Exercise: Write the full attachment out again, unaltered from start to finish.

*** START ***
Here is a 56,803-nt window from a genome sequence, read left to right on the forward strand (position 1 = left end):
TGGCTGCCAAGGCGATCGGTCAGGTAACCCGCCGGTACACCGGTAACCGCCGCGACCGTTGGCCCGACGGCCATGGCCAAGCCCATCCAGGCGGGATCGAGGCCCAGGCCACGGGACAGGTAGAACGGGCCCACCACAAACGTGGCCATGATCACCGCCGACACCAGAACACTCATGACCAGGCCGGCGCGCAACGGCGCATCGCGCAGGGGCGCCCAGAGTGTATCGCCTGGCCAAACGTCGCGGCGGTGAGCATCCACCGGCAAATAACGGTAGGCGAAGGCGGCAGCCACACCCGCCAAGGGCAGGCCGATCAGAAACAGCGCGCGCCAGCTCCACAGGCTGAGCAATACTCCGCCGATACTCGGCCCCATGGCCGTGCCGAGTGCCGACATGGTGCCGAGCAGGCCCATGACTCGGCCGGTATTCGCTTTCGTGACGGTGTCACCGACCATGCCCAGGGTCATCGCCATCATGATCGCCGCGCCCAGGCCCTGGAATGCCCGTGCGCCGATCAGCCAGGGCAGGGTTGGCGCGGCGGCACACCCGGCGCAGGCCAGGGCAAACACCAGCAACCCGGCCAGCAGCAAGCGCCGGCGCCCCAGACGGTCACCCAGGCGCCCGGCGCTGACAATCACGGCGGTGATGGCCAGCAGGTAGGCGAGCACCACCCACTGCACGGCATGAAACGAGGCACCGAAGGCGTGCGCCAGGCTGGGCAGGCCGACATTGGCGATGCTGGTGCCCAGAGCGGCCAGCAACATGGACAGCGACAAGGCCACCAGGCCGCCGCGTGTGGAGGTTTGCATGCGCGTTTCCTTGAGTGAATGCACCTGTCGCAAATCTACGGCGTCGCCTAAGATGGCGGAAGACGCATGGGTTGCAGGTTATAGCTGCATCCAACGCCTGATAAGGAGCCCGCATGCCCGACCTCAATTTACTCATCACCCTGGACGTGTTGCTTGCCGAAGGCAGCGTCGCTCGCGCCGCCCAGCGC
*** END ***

Here is a 56,803-nt window from a genome sequence, read left to right on the forward strand (position 1 = left end):
TGGCTGCCAAGGCGATCGGTCAGGTAACCCGCCGGTACACCGGTAACCGCCGCGACCGTTGGCCCGACGGCCATGGCCAAGCCCATCCAGGCGGGATCGAGGCCCAGGCCACGGGACAGGTAGAACGGGCCCACCACAAACGTGGCCATGATCACCGCCGACACCAGAACACTCATGACCAGGCCGGCGCGCAACGGCGCATCGCGCAGGGGCGCCCAGAGTGTATCGCCTGGCCAAACGTCGCGGCGGTGAGCATCCACCGGCAAATAACGGTAGGCGAAGGCGGCAGCCACACCCGCCAAGGGCAGGCCGATCAGAAACAGCGCGCGCCAGCTCCACAGGCTGAGCAATACTCCGCCGATACTCGGCCCCATGGCCGTGCCGAGTGCCGACATGGTGCCGAGCAGGCCCATGACTCGGCCGGTATTCGCTTTCGTGACGGTGTCACCGACCATGCCCAGGGTCATCGCCATCATGATCGCCGCGCCCAGGCCCTGGAATGCCCGTGCGCCGATCAGCCAGGGCAGGGTTGGCGCGGCGGCACACCCGGCGCAGGCCAGGGCAAACACCAGCAACCCGGCCAGCAGCAAGCGCCGGCGCCCCAGACGGTCACCCAGGCGCCCGGCGCTGACAATCACGGCGGTGATGGCCAGCAGGTAGGCGAGCACCACCCACTGCACGGCATGAAACGAGGCACCGAAGGCGTGCGCCAGGCTGGGCAGGCCGACATTGGCGATGCTGGTGCCCAGAGCGGCCAGCAACATGGACAGCGACAAGGCCACCAGGCCGCCGCGTGTGGAGGTTTGCATGCGCGTTTCCTTGAGTGAATGCACCTGTCGCAAATCTACGGCGTCGCCTAAGATGGCGGAAGACGCATGGGTTGCAGGTTATAGCTGCATCCAACGCCTGATAAGGAGCCCGCATGCCCGACCTCAATTTACTCATCACCCTGGACGTGTTGCTTGCCGAAGGCAGCGTCGCTCGCGCCGCCCAGCGC